3. We will create a vector out of these term frequencies, and append two features sales rank and average rating to this vector.

For this, we will create a Spark UDF (user defined function), that will operate very nicely on a data frame. Once we have converted every item into a vector representation, we learn a K-Means model, evaluate it, update its hyper parameters, and so on. So, finally when we have obtained a good K-Means model, we will label each of the items with the cluster ID to which they belong:

First, we load the CSV data into a data frame, and then transform it into feature vectors using the UDF we defined earlier. Next, we will train the model and assign cluster IDs to all the items. Later, to make recommendations, we will also need to store the K-Means model to disk. The bad news is this feature is only available in Spark 1.4, and we are using Spark 1.3 (see SPARK-5986). But don’t worry, we only need to save the K centroids (see spark/pull/4951).

Once we have a K-Means model, and the many clusters of items, we are only left with one task—picking a user and making item recommendations:

$ sbt 'set fork := true' 'run-main chapter06.ContentBasedRSExample'
[info] asin       clusterID
[info] 0827229534 4       
[info] 0313230269 1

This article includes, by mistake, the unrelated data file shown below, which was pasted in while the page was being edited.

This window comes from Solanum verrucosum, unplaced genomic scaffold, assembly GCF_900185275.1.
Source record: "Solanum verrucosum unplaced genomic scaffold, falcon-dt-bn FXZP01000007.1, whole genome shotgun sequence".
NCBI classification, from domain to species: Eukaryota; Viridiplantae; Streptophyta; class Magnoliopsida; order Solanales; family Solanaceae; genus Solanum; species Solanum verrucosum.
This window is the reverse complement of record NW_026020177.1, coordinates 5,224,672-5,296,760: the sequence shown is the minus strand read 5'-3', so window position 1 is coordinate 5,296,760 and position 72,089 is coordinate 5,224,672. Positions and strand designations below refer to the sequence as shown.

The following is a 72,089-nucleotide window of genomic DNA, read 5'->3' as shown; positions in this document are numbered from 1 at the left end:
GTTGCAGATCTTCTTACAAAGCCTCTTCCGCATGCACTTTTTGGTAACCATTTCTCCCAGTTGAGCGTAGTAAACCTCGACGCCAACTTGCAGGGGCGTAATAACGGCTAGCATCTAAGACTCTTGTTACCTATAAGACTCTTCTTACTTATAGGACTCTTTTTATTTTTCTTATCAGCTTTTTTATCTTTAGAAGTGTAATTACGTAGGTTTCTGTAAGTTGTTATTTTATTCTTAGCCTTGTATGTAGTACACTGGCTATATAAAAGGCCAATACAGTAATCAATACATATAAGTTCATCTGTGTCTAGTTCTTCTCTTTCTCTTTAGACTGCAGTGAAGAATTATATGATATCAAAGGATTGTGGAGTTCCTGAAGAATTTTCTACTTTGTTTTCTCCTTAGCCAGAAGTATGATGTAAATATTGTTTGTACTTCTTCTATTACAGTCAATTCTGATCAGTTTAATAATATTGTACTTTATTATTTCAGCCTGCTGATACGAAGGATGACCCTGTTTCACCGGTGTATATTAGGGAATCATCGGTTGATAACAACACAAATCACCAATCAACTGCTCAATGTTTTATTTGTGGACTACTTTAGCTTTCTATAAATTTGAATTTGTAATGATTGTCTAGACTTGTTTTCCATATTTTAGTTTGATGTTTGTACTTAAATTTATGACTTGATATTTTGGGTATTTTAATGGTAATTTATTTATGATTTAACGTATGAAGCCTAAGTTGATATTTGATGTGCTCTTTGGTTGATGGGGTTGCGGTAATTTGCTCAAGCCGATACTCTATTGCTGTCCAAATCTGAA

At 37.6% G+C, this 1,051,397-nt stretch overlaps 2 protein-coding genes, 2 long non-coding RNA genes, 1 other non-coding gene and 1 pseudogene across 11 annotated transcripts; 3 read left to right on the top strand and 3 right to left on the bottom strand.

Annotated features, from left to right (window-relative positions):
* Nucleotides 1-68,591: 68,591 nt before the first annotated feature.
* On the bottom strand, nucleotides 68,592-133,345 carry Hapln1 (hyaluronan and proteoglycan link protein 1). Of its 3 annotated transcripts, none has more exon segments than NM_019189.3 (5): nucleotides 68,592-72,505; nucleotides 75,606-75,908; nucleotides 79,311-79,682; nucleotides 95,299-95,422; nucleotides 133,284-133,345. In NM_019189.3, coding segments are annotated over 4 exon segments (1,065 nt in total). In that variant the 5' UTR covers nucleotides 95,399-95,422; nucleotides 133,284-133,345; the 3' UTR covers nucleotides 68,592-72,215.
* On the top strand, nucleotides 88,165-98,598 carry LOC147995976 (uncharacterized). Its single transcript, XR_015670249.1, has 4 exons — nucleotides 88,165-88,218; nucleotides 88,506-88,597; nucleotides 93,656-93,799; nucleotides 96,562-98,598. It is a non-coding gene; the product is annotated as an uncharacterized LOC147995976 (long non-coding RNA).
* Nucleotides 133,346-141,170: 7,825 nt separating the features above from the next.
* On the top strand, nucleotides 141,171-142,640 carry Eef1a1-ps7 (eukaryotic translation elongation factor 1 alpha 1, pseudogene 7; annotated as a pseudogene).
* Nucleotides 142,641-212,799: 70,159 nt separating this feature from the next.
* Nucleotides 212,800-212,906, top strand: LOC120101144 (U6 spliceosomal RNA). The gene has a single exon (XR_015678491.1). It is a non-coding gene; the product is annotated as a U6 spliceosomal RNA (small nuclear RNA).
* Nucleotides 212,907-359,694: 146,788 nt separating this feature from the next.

[info] B00004W1W1 4       
[info] 1559362022 4       
[info] 1859677800 3       
[info] B000051T8A 4       
[info] 1577943082 4       
[info] 0486220125 9       
[info] B00000AU3R 0       
[info] 0231118597 5       
[info] 0375709363 9       
[info] 0939165252 5       
[info] Within Set Sum of Squared Errors = 2.604849376963733E14
[success] Total time: 28 s, completed 31 Jul, 2015 9:36:54 PM

Some points to note here are:

  • Spark 1.3 doesn’t have a mechanism to store K-Means model to disk. This feature is available in Spark 1.4 and is pretty easy to use.
  • To convert users to pretend-items, you have many options such as:
    • Taking an aggregate sum of the user’s items feature vectors
    • Taking an average of the user’s item feature vectors
    • Taking a weighted sum (using average ratings)
    • Taking a weighted sum (using distance of an item from its cluster centroid)

However, keep in mind that if you do scaling/normalization on feature vectors while learning the models, you also need to perform same scaling/normalization operation on pretend item vectors too.


In this article, we discussed content-based recommendation and implemented the recommendation algorithm—content-based recommender using K-Means clustering.

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Further resources on this subject: